Violence Widens in Libya

BENGHAZI, Libya -- The scope of Moammar Gadhafi's rule in Libya was whittled away Wednesday as major cities and towns closer to the capital fell into the hands of protesters demanding his ouster. In Libya's east, now all but broken away, the opposition vowed to "liberate" Tripoli, where the Libyan leader is holed up with a force of militiamen roaming the streets.
In a further sign of Gadhafi's faltering hold, two air force pilots -- one from the leader's own tribe -- parachuted out of their warplane and let it crash into the deserts of eastern Libya, rather than follow orders to bomb a opposition-held city.
International momentum was building for action to punish Gadhafi's regime for the bloody crackdown it has unleashed against the week-old uprising against his rule. The White House said it is reviewing options to compel Libya to stop violence, including sanctions. French President Nicolas Sarkozy raised the possibility of the EU cutting off economic ties.
Italy's Foreign Minister Franco Frattini said estimates of some 1,000 people killed in the violence in Libya were "credible," although he stressed information about casualties was incomplete. The New York-based Human Rights Watch has put the death toll at nearly 300, according to a partial count.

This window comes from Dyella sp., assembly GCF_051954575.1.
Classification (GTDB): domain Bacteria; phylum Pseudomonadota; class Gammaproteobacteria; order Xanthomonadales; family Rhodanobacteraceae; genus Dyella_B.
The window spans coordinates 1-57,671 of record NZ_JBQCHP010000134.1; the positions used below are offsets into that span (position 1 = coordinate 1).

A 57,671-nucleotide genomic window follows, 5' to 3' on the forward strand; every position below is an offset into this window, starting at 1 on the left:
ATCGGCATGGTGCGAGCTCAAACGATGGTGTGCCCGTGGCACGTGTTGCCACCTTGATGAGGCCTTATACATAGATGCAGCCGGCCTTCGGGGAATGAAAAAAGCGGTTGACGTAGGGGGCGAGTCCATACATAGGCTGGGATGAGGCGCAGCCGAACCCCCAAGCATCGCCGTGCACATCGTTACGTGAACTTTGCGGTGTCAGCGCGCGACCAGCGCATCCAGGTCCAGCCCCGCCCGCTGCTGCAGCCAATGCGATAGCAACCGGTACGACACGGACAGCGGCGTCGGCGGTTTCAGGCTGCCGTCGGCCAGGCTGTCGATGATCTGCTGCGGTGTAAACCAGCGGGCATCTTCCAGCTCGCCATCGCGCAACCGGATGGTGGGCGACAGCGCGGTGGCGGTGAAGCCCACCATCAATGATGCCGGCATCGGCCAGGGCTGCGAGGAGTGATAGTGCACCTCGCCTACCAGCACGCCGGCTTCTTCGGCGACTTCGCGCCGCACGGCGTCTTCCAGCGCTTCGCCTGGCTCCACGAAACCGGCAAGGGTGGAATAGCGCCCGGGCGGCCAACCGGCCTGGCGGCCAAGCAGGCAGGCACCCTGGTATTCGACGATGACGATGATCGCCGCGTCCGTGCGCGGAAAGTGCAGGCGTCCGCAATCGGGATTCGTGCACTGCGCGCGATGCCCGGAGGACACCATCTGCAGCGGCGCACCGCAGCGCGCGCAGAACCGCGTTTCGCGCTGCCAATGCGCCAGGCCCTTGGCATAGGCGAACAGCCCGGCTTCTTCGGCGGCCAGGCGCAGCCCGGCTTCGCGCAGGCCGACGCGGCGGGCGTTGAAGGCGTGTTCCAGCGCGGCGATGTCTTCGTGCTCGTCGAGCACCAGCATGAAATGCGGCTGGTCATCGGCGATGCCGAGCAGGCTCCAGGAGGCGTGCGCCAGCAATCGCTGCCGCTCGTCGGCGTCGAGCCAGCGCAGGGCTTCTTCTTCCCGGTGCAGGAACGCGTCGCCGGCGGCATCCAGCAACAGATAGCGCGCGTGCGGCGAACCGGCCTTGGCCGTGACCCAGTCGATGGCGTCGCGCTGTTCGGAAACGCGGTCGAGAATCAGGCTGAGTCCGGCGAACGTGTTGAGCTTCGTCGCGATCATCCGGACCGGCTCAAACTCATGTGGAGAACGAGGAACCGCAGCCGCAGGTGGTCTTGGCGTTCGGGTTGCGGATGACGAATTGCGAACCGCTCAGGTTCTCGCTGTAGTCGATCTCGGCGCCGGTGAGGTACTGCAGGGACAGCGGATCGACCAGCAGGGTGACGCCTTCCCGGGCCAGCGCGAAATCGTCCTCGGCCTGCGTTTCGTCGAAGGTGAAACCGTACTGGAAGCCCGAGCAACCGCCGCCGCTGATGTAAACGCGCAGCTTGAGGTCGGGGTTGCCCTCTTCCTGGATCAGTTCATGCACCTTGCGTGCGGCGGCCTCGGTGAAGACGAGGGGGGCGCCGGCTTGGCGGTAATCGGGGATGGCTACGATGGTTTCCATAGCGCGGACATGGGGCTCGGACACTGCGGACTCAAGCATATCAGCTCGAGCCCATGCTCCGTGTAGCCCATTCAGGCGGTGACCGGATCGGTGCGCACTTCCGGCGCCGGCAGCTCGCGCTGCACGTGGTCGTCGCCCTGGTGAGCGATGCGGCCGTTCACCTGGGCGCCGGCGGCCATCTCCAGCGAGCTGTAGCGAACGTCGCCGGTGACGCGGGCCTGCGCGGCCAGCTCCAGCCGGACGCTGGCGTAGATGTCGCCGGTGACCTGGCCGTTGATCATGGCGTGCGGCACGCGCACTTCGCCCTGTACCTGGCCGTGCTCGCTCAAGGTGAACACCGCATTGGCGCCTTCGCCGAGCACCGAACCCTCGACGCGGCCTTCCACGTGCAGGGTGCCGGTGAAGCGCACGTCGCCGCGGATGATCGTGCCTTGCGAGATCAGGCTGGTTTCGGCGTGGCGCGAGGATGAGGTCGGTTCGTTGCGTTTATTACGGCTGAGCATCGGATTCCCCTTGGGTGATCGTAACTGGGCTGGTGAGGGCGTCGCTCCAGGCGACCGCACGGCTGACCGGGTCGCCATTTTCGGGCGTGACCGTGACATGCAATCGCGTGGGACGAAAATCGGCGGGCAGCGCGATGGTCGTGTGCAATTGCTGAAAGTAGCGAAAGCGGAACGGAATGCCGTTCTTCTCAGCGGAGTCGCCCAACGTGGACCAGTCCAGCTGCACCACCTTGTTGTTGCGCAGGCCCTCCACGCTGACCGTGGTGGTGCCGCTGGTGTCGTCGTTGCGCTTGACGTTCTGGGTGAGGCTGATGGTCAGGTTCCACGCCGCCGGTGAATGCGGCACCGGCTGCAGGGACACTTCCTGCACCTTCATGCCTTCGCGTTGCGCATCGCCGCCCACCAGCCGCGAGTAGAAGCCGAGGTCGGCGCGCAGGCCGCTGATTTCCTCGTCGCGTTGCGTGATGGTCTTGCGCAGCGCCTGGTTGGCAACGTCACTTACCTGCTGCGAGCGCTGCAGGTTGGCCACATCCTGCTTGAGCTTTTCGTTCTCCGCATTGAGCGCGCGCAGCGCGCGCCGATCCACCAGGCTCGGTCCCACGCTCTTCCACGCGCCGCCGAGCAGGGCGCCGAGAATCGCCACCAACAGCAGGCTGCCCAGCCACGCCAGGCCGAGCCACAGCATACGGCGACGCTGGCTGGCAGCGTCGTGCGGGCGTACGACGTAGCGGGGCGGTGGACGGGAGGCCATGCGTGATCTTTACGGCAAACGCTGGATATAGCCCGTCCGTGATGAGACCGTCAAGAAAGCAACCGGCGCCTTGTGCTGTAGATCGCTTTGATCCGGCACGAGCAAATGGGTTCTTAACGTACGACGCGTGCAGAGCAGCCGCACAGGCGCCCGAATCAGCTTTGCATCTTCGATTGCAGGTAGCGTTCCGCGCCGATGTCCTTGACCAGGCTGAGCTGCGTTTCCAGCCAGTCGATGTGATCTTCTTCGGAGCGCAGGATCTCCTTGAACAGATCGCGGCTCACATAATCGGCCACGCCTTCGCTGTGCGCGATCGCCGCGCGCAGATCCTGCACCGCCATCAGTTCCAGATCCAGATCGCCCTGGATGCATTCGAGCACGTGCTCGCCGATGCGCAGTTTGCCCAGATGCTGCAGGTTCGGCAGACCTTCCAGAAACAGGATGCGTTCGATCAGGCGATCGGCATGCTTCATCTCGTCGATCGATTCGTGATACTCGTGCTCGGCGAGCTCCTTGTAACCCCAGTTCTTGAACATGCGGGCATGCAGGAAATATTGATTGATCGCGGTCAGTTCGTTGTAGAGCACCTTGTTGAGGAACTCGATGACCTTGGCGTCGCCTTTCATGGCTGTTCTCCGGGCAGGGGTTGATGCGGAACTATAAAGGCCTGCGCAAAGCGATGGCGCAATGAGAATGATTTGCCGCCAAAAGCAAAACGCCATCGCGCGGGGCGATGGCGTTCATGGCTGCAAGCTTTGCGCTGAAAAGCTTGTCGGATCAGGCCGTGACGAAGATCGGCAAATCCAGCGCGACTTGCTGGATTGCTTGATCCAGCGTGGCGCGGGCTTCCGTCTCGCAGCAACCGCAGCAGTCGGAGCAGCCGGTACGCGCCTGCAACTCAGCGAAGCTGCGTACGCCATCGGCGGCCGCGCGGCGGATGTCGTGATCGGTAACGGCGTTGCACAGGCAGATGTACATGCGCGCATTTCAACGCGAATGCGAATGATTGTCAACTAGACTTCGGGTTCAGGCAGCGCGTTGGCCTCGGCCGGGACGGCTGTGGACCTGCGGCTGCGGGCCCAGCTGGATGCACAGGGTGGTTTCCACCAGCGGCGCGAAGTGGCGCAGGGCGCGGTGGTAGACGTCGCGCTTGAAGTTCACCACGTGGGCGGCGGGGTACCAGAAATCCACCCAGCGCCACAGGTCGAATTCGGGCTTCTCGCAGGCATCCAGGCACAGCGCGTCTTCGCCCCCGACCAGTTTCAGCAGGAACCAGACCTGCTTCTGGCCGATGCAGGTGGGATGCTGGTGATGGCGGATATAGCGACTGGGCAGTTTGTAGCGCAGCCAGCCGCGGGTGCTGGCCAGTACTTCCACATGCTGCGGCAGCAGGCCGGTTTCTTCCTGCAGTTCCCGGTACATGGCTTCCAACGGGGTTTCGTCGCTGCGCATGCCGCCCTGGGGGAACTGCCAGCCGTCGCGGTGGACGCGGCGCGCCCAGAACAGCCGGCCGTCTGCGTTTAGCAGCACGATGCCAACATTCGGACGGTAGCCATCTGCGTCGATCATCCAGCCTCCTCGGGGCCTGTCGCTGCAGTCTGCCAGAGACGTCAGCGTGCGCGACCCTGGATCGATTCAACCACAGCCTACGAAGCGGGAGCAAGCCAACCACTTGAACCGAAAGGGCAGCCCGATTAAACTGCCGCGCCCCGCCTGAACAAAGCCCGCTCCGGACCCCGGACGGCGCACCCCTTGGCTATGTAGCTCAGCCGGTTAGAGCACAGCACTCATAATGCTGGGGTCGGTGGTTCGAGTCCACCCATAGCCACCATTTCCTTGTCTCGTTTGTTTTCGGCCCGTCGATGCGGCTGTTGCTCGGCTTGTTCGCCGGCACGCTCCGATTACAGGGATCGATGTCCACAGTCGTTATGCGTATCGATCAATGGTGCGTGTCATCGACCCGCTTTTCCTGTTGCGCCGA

In Tripoli, Gadhafi's stronghold, protest organizers were calling for new rallies Thursday and Friday, raising the potential for a new bloody confrontation.
Militiamen and Gadhafi supporters -- a mix of Libyans and foreign African fighters bused in -- roamed the capital's main streets, called up by the Libyan leader in a fist-pounding speech the night before in which he vowed to fight to the death. The gunmen fired weapons in the air, chanting "long live Gadhafi" and waving green flags. With a steady rain all day long, streets were largely empty, residents said.
In many neighborhoods, residents set up watch groups to keep militiamen out, barricading their streets with concrete blocks, metal and rocks and searching those trying to enter, said a Tripoli activist.
Gadhafi's residence at Tripoli's Aziziya Gates was guarded by loyalists along with a line of armed militiamen in vehicles, some masked, he said. The radio station building downtown was also heavily fortified. In one western neighborhood, security forces stormed several homes and arrested three or four people, a witnesses said.


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